As audio engineers we’re often spoilt for choice with different types of compressor, each having unique sounds and features, but the differences in their sounds and they way in which they actually compress a signal is worth taking a closer look at.
Let’s look at four main flavours of compression: Opto, FET, VCA and Vari-Mu.
Optical, or “opto” is often thought of as the smoothest type of compression due to its slow attack, which means you can get fairly aggressive without dampening the initial transient of a sound. Despite it being relatively slow, an opto compressor actually detects the incoming signal using a light element and an optical cell. To achieve compression, as an input signal increases, the light element emits more light, and in turn the optical cell attenuates the outgoing signal. We usually think of light as being the fastest thing there is, right? So it should create some almost instantaneous compression? Well, not quite.
The lack of speed in these compressors comes from the simple fact that, although light is fast, like, really fast, in an optical compressor, the components emitting and recognising light are not all that fast, so that lack of speed translates into a slow attack, thus allowing the initial transient of the audio to pass through the compressor relatively unaffected, and the rest of the signal is compressed. This kind of compressor is great on vocals where you just want to gently level out the signal, it’s often used as a leveller for bass guitar, and it imparts a degree of thickness to the sound, which can work on any range of sources.
A FET compressor is quite a different beast to the optical compressor, and operates at the opposite end of the spectrum in terms of speed. FET compressors can be extremely fast; the famous 1176 compressor could be set to an attack time of 20 microseconds! Not milliseconds, microseconds, twenty millionths of a second. This type of compressor is known for being able to destroy transients if you ask it to, but is also filled with character at slower attack times. Despite the speed of the older 1176 compressors, modern FET units can often produce far gentler compression, are excellent for real levelling out transients. FET compressors are notoriously used for snare drums, kick drums and bass guitars, but are also useful on vocals where transients are an issue.
VCA compressors, such as the famous SSL Bus compressor can be very clean sounding, but also aggressive when pushed. For aggression, think of the DBX 160VU, which produces a familiar “knock” to drums and bass guitars, but at gentler settings can be excellent for levelling out a vocal. Many bus compressors use VCA, or “Voltage Controlled Amplifiers” to level off a signal, as their gentle approach can work beautifully on a group of instruments that just need a little tying together to create a sense of cohesion.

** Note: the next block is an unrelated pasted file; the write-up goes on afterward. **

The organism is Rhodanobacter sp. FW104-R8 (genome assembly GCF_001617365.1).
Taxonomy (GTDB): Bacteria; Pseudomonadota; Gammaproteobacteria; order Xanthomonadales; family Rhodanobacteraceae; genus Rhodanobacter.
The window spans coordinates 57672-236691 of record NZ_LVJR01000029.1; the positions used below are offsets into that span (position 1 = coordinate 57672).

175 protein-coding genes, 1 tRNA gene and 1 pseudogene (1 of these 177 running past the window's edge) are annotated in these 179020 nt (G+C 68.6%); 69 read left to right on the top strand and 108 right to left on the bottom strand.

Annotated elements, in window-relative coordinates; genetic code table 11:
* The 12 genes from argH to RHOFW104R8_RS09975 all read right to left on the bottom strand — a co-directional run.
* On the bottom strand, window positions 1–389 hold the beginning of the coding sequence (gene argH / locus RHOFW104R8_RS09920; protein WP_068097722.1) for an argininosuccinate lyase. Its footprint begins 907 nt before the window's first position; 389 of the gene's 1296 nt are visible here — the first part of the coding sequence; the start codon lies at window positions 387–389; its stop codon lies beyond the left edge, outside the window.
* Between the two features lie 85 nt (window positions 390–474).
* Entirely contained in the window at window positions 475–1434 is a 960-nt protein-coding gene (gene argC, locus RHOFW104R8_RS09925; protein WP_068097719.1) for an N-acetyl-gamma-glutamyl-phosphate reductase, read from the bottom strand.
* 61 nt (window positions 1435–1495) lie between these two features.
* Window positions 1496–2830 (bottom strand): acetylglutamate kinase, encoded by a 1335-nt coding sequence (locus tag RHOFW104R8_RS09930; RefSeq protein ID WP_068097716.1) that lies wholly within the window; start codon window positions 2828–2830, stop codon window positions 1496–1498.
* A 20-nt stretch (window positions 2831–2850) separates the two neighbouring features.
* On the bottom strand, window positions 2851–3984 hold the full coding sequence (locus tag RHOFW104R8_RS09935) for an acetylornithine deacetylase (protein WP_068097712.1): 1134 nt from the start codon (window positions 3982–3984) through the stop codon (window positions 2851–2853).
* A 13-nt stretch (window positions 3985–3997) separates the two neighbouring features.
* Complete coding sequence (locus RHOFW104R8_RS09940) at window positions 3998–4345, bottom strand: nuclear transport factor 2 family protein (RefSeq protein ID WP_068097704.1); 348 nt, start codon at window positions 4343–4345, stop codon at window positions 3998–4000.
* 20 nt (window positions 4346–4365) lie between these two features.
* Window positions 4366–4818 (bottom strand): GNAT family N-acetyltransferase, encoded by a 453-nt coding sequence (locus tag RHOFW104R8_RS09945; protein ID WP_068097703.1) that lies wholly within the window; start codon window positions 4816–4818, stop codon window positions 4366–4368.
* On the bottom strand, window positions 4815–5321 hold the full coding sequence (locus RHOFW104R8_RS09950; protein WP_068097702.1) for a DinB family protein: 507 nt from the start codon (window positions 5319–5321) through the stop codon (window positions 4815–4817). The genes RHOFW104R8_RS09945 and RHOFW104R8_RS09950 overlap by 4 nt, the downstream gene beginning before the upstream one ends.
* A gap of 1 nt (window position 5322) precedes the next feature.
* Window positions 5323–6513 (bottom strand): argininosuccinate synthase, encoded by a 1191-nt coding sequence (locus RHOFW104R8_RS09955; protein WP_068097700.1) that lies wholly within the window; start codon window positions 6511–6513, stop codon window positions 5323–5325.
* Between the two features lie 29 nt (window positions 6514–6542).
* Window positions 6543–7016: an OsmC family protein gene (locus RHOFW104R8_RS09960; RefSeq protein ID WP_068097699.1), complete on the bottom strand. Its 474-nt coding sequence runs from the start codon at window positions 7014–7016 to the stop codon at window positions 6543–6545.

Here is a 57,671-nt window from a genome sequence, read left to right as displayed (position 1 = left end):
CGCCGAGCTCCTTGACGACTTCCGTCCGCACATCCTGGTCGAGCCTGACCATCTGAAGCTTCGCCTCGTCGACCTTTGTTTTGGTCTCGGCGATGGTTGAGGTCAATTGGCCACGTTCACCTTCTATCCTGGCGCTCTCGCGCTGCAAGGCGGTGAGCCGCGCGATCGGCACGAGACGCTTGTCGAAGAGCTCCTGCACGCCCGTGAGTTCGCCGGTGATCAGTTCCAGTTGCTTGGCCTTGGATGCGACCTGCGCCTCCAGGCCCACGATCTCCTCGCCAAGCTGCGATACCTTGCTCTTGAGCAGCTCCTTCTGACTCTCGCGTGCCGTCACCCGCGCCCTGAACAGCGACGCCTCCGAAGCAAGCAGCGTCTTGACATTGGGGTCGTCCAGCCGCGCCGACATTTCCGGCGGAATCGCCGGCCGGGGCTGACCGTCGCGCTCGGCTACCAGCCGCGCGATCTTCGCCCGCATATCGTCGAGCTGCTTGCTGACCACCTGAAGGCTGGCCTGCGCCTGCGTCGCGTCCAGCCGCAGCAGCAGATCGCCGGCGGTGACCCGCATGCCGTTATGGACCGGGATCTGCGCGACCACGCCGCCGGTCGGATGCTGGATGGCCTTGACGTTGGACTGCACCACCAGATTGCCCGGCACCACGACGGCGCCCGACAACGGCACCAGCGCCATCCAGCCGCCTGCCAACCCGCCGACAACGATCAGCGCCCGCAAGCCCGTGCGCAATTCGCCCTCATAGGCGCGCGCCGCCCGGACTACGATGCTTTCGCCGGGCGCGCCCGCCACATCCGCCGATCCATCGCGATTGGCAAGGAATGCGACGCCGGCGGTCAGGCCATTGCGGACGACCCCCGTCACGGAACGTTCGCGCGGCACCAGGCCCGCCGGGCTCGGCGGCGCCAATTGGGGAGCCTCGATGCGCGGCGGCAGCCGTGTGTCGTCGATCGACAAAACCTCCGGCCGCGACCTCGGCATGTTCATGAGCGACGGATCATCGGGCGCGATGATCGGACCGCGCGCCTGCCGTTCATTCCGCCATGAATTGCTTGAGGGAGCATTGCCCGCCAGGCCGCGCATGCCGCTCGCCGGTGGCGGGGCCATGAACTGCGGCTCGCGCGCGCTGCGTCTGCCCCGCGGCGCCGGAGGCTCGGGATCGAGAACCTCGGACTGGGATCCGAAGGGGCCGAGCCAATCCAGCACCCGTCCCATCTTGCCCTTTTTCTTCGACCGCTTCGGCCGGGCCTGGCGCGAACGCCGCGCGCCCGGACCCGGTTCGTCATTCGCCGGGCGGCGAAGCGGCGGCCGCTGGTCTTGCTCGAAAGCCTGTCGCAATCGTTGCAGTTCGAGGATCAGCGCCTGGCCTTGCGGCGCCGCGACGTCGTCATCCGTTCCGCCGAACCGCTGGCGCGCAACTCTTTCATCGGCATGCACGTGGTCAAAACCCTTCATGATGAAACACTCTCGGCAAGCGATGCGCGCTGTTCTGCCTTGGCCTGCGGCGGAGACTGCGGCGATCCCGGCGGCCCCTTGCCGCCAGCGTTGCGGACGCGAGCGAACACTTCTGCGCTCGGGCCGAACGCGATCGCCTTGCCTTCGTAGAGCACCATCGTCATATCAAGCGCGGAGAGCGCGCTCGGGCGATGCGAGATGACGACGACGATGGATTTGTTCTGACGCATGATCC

Vari-Mu compressors are often used in mastering applications due to their valve based designs, which can add a rich warmth to a signal. Compression is achieved by driving the signal into the valves, which naturally create a gluey compression, which is often desirable in mastering. Famous Vari-Mu (or Delta-Mu compressors, to give them their original title) include the Manley Vari-Mu and the Fairchild 670, which are both known for similar, yet also quite different sounds. The Manley Vari-Mu is known for tying mixes together and being fairly unobtrusive, yet creating the cohesion needed when bringing a number of tracks together. The Fairchild, however, imparts a real sound on the signal. If you’ve ever used a software recreation, you’ll immediately hear that higher mid range frequency bump that appears just by passing audio through it. As is often the way with any in life, not just valve driven compressors, to each their own. Everyone will have a favourite for the job at hand, and that favourite may change each day.
Some compressors offer the ability to change compression topologies at the click of a button, such as the Owl Control, which allows you to change the way compression is taking place to audition different tonalities in one plugin. It’s interesting to see that, with the exception of the VCA compressors, none of the compressors named in this article feature the seemingly traditional threshold control that you would associate with a compressor. All operate by driving the signal into the compressor with an input control, and compensating for the increase or decrease in level with an output control. The Owl Control is no different, using this same method to increase compression by driving more signal into the unit. The ratio and speed controls also change when selecting different types of compression, which reflect the settings that are typically available on these types of units. The LoFi setting, for example, has far greater ratios available, which are perfect for creating aggressive compression sounds, but also smoother levelling at slow attack and release times. This compressed to the Mix Bus setting, which has far lower ratios, useful for bus processing and mastering duties, offers sounds at the complete other end of the spectrum.
Compression is not a simple subject, and far longer blogs have been written on the topic, but it’s fair to say that when compression is concerned, variety is most certainly the spice of life.